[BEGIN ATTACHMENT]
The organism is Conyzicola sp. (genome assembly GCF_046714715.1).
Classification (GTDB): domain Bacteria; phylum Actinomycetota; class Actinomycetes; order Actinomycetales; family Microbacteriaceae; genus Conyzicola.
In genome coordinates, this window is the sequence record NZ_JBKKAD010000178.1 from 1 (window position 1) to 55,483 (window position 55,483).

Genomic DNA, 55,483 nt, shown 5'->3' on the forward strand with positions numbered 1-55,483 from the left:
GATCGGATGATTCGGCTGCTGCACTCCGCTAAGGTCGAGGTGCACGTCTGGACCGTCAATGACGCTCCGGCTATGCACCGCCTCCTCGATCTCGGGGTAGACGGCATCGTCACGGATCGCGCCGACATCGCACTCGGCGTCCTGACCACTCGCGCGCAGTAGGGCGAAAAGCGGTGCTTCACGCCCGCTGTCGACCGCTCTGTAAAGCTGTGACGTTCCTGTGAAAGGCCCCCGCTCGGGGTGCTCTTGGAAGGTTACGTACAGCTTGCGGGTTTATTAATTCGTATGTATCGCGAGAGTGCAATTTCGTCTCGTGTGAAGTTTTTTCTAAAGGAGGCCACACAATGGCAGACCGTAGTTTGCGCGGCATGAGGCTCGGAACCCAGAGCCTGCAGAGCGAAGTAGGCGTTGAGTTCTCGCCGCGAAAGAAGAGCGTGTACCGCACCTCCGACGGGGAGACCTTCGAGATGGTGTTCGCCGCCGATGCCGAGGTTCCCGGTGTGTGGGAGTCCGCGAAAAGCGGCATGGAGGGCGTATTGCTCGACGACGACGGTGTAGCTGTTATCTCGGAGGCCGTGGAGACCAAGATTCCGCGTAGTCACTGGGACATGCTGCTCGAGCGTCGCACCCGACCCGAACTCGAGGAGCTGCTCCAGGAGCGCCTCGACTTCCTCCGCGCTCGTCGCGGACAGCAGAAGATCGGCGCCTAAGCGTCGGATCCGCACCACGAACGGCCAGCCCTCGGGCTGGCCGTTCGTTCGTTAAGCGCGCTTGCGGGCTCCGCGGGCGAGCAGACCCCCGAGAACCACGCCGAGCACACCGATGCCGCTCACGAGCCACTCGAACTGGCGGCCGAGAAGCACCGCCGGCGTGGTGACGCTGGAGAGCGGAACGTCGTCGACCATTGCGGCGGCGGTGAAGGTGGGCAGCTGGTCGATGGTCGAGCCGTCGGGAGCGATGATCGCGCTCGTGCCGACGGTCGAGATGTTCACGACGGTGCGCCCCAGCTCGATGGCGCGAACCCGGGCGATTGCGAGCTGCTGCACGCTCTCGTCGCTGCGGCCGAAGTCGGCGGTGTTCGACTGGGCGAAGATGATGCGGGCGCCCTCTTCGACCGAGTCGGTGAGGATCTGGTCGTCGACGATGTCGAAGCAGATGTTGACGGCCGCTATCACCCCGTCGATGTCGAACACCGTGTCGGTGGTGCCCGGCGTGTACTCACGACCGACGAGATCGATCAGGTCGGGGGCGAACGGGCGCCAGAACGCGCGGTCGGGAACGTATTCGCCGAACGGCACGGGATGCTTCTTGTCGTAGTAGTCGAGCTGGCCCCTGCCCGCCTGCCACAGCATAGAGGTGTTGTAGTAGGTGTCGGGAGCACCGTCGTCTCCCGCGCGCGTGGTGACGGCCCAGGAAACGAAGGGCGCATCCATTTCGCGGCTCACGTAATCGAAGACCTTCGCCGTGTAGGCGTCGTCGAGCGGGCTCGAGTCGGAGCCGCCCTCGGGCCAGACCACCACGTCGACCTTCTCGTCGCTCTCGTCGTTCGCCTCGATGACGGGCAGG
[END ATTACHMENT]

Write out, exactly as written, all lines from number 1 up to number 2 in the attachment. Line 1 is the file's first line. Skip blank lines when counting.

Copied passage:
The organism is Conyzicola sp. (genome assembly GCF_046714715.1).
Classification (GTDB): domain Bacteria; phylum Actinomycetota; class Actinomycetes; order Actinomycetales; family Microbacteriaceae; genus Conyzicola.